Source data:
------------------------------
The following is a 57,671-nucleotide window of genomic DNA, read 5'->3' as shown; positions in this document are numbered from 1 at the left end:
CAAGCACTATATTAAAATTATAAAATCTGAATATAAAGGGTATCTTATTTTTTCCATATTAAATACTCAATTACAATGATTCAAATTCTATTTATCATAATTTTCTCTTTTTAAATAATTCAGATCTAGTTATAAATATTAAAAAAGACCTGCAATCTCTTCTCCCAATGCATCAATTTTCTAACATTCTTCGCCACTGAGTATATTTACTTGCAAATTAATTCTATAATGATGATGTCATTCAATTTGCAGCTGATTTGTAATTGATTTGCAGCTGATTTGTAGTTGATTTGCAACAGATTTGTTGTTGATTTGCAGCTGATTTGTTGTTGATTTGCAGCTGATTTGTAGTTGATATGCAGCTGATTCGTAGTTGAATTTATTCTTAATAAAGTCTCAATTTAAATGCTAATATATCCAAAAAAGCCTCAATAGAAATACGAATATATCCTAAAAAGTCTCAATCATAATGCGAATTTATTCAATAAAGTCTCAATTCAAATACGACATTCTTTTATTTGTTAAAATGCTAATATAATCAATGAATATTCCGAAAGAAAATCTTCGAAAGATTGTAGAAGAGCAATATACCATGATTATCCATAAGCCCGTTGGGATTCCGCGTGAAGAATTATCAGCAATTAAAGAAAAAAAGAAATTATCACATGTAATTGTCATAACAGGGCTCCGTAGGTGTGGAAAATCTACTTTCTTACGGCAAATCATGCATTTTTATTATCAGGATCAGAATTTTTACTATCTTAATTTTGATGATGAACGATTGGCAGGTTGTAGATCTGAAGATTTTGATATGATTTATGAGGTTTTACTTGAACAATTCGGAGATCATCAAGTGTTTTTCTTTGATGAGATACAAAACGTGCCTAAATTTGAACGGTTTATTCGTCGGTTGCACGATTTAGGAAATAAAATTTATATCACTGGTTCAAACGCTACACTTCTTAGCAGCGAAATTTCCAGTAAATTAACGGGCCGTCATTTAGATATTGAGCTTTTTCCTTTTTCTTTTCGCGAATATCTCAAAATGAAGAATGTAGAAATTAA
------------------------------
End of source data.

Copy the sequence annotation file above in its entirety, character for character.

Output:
The following is a 57,671-nucleotide window of genomic DNA, read 5'->3' as shown; positions in this document are numbered from 1 at the left end:
CAAGCACTATATTAAAATTATAAAATCTGAATATAAAGGGTATCTTATTTTTTCCATATTAAATACTCAATTACAATGATTCAAATTCTATTTATCATAATTTTCTCTTTTTAAATAATTCAGATCTAGTTATAAATATTAAAAAAGACCTGCAATCTCTTCTCCCAATGCATCAATTTTCTAACATTCTTCGCCACTGAGTATATTTACTTGCAAATTAATTCTATAATGATGATGTCATTCAATTTGCAGCTGATTTGTAATTGATTTGCAGCTGATTTGTAGTTGATTTGCAACAGATTTGTTGTTGATTTGCAGCTGATTTGTTGTTGATTTGCAGCTGATTTGTAGTTGATATGCAGCTGATTCGTAGTTGAATTTATTCTTAATAAAGTCTCAATTTAAATGCTAATATATCCAAAAAAGCCTCAATAGAAATACGAATATATCCTAAAAAGTCTCAATCATAATGCGAATTTATTCAATAAAGTCTCAATTCAAATACGACATTCTTTTATTTGTTAAAATGCTAATATAATCAATGAATATTCCGAAAGAAAATCTTCGAAAGATTGTAGAAGAGCAATATACCATGATTATCCATAAGCCCGTTGGGATTCCGCGTGAAGAATTATCAGCAATTAAAGAAAAAAAGAAATTATCACATGTAATTGTCATAACAGGGCTCCGTAGGTGTGGAAAATCTACTTTCTTACGGCAAATCATGCATTTTTATTATCAGGATCAGAATTTTTACTATCTTAATTTTGATGATGAACGATTGGCAGGTTGTAGATCTGAAGATTTTGATATGATTTATGAGGTTTTACTTGAACAATTCGGAGATCATCAAGTGTTTTTCTTTGATGAGATACAAAACGTGCCTAAATTTGAACGGTTTATTCGTCGGTTGCACGATTTAGGAAATAAAATTTATATCACTGGTTCAAACGCTACACTTCTTAGCAGCGAAATTTCCAGTAAATTAACGGGCCGTCATTTAGATATTGAGCTTTTTCCTTTTTCTTTTCGCGAATATCTCAAAATGAAGAATGTAGAAATTAA